Much research is being done on stem cell boundaries. How does an embryo know in advance what size the spleen, liver or ears should be. How do stem cells know when to stop? And in the adult body how do stem cells know when repair is necessary? Of how far to go in creating new cells?
"How does an organism know how many blood cells to make and when to make them in the context of injury and repair to tissue," said UCLA's Dr. Julian A. Martinez-Agosto, the senior author of the study. "In particular, we wondered how the blood progenitor cells sense that change and know when it's time to make more blood cells."
To answer this question, Martinez-Agosto, an assistant professor of human genetics and pediatrics and a researcher with the Eli and Edythe Broad Center of Regenerative Medicine and Stem Cell Research at UCLA, and colleagues examined a signaling pathway called TOR that the cells use to gauge nutrition levels and stress.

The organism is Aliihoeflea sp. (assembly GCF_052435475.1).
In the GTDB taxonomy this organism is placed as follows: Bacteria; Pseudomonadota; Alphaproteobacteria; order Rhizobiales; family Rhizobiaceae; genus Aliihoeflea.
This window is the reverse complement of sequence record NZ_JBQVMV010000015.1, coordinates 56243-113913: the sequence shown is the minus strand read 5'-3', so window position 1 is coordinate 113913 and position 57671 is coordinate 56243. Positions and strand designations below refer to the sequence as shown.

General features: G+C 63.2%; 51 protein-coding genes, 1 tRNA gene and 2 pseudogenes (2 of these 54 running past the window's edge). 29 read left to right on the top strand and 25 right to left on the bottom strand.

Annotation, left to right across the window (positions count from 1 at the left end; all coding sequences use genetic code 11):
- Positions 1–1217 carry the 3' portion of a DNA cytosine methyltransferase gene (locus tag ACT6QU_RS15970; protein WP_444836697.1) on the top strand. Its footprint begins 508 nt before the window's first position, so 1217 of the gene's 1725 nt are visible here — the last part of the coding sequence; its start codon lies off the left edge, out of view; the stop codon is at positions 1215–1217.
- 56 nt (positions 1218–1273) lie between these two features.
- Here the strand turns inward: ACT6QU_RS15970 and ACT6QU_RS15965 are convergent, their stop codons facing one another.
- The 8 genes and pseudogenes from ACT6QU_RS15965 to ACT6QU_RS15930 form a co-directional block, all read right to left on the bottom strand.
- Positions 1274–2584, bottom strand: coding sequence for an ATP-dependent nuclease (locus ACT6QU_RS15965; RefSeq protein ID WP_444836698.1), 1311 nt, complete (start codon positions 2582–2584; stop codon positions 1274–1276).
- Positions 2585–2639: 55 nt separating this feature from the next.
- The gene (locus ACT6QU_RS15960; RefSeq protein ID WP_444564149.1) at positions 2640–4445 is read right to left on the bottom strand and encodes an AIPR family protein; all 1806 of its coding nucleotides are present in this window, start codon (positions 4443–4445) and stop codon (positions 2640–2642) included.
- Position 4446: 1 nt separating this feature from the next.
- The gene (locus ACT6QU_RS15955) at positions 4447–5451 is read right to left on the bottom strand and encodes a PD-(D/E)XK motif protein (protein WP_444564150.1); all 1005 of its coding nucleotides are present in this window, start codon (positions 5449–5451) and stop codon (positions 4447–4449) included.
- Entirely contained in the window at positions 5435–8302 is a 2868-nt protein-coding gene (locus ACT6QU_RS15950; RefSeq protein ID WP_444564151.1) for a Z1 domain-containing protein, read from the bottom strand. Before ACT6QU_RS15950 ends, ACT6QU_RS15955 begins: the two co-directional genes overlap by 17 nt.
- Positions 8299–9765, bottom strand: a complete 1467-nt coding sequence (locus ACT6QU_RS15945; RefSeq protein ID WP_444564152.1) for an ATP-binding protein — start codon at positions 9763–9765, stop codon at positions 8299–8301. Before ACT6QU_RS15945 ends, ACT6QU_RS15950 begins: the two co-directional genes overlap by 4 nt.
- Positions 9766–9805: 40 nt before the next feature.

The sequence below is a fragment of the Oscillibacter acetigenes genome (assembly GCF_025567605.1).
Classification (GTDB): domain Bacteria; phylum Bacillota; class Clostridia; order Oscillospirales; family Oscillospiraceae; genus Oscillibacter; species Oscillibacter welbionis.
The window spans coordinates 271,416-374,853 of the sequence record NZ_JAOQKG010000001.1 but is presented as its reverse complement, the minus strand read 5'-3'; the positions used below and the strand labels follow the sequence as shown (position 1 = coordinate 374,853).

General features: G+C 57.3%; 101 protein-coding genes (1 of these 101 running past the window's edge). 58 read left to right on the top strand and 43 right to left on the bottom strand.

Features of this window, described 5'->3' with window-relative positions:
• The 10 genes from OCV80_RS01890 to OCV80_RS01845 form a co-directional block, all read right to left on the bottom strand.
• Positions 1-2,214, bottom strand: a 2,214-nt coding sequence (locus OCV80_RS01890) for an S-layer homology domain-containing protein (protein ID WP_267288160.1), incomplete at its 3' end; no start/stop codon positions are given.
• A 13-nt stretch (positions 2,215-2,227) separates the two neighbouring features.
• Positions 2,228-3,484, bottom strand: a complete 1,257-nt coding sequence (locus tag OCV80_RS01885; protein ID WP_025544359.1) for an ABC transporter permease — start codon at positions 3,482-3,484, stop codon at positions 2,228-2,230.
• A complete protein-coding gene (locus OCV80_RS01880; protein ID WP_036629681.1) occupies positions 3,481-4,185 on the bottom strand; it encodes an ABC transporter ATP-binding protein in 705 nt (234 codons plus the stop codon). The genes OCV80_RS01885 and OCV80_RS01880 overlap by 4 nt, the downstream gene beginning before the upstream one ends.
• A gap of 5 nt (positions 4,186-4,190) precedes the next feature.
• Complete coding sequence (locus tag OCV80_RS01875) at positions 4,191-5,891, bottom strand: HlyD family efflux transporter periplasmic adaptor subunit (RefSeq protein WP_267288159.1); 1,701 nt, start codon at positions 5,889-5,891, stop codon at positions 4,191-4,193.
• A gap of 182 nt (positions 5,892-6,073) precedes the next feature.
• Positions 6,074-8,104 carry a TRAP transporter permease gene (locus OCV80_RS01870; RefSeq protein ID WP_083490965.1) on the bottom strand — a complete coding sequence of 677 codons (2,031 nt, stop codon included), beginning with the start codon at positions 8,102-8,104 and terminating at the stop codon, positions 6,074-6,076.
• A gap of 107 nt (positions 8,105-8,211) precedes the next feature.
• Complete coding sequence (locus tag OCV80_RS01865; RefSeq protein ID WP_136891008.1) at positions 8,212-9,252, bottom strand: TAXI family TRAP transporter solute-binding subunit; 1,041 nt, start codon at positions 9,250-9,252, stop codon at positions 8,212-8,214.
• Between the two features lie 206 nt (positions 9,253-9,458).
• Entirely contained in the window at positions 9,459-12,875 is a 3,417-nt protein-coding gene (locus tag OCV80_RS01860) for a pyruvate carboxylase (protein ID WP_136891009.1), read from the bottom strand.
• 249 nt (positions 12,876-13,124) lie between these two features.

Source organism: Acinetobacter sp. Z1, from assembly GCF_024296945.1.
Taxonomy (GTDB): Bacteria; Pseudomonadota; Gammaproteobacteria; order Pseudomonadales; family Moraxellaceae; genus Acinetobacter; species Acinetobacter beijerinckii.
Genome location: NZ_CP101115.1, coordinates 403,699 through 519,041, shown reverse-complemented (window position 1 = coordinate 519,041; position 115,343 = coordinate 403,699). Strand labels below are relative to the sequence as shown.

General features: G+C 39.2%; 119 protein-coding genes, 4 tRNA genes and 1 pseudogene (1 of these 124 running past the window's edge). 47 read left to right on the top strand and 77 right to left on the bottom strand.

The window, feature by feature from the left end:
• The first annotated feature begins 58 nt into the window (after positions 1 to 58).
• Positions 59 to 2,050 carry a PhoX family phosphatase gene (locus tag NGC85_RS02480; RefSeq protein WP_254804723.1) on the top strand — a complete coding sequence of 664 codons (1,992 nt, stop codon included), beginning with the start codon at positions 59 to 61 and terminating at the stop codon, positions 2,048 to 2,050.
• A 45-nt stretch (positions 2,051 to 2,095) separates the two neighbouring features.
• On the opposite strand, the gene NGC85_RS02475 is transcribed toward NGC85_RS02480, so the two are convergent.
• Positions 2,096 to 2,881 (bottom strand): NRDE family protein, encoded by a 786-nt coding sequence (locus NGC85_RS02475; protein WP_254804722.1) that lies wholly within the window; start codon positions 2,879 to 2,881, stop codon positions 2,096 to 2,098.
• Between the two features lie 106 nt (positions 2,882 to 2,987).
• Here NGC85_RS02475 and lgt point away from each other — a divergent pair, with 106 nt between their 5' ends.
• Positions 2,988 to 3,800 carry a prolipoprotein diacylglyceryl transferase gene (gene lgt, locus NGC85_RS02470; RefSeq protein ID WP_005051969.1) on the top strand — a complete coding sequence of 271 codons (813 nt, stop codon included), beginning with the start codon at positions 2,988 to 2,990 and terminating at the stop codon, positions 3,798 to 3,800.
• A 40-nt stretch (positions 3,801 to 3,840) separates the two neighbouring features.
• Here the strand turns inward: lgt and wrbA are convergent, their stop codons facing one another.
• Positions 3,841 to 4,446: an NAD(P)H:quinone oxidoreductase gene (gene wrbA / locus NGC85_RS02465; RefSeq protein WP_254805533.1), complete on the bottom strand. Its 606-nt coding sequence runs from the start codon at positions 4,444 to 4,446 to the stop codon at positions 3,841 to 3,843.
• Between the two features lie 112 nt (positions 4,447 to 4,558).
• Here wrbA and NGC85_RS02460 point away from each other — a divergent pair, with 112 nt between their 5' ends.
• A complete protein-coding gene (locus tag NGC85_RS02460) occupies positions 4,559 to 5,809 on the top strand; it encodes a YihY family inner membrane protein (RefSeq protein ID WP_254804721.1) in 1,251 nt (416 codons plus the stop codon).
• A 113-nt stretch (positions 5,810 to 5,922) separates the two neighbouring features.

The research found that increased TOR activity gives cells a competitive advantage, allowing them to divide and make more of themselves so that they can make blood. These progenitors also have high levels of reactive oxygen species (ROS) — ions or very small molecules that include free radicals — which are known to damage cells and can predispose humans to aging and heart disease. But in this case, the ROS proved valuable.
The precursors, Martinez-Agosto said, were producing ROS all the time, and when TOR was activated, the levels increased dramatically. Too much ROS caused them to divide more than normal. The researchers found that if they treated the flies with antioxidants, which reduce ROS levels, the cells would develop normally.
Condensed and adapted from the UCLA announcement.